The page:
One Week in May '77: Part 2 - 5/5/77
This may be tougher than I thought, finding things that made this week particularly special (special at least in my mind). They had just recently finished final touches on The Grateful Dead Movie, they had worked out the kinks from an uneven '76 comeback tour, and they had spent considerable time and effort in the studio working on Terrapin Station. On the other hand, this was also about the time that Jerry had discovered heroin, which you think would of hurt of him more than helped him musically and spiritually.
So why is the playing so tight? Why are there moments during this week that are possibly unequaled in their history? Why is the recording quality of these shows so crystal clear and rich (guess we'll just simply have to credit Betty Cantor for her perfect mixes)? Haven't figured that out yet unfortunately. I've done a bit of reseach so far, if you have any insight, please feel free to contribute.
Regardless, the May 5 show in New Haven, CT was a fantastic start to an amazing 5-show stretch. Played at Veteran's Memorial Coliseum (Capacity - 9,500), this show started off with a scorching first set, followed by an almost equally impressive 2nd set. This show was covered last year by the Dark Star Orchestra at The Fillmore, with Donna Godchaux making a special appearance, and that show was recently released on DVD.
The show starts off with a garden-variety Promised Land, after which Bobby cracks, "Sorry to be late, but you see a funny thing happened on the way to the show tonight, the airplane went the wrong way." Must of been an inside joke. They played in NYC the night before, I doubt they flew from NYC to New Haven. What followed was a spectacular 18 minute Sugaree, one of the best I've heard. Next came a unique Mama Tried>El Paso combo (only time ever played as a combo in that order), followed by a decent Tennessee Jed (never have been a big fan). The Looks Like Rain is excellent, with Donna adding very soft and sweet backing vocals, but this one wasn't even the best one that week. Next comes a hot, shuffling Deal, you know the kind you just bounce around to. After Lazy Lightning>Supplication (always a favorite of mine), a practically perfect Peggy-O follows. Listen closely on this version for Bobby and Keith, who both apply a beautiful texture to this great song, Jerry's solo soars as well. An incredible 95 minute 1st set ends with a powerful Music Never Stopped. The show could of ended there and most I'm sure would of been completely satisfied.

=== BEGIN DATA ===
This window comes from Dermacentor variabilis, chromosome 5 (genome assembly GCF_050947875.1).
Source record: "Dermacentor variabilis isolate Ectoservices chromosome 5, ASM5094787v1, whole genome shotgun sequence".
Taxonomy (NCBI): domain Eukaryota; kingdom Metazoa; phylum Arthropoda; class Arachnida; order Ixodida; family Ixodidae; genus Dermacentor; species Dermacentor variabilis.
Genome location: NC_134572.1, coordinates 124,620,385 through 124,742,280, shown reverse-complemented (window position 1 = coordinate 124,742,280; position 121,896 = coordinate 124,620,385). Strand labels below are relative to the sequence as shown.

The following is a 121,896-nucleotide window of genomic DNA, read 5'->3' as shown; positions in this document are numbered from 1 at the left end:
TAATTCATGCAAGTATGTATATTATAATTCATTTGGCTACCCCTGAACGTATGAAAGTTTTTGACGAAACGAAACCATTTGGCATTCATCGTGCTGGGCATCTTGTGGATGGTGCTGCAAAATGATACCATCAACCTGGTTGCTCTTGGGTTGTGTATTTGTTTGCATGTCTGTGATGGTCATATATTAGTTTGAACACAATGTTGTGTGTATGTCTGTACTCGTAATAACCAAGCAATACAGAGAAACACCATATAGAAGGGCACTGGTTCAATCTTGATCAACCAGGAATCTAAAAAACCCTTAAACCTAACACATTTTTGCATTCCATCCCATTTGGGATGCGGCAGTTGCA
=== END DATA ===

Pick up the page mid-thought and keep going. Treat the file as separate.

The 2nd set opens up with a methodical Bertha (I'm not so crazy about the slow-tempo Bertha's of this time-period), but then heats up with an Estimated Prophet that's about as good as you will ever hear. The Scarlet>Fire next is red-hot. The Scarlet may be better than the Cornell version 3 nights later, the transition is nice, but not spectacular, the Fire has it's moments, but never hits any spectacular highs like it did at Cornell and other times. Alot of reviewers at archive.org are always looking for the better Scarlet>Fire than the Cornell one, this one is close, but not quite as good overall. A typically fun Good Lovin' comes next, followed by St. Stephen. I only like the late 60's St. Stephens myself, the late 70's versions just don't have the same energy. This version shines though in an extended jam that has a Not Fade Away tease and a smokin, but brief blues shuffle. The Sugar Magnolia that comes next is a bit disappointing as they struggle to find a good tempo, kind of like the Bertha that the set started with. The last half of the song finishes strong as they find a driving high-tempo groove to close-out a solid 2nd set. A rockin' Johnny B. Goode encore that Chuck Berry would be proud of ended the night.
Like a couple other shows played this particular week, the 1st set outshines the 2nd. A joy overall to listen to though. Next, we'll head a couple hours north-east to Boston for what was a problem-plagued, yet still amazing show two nights later.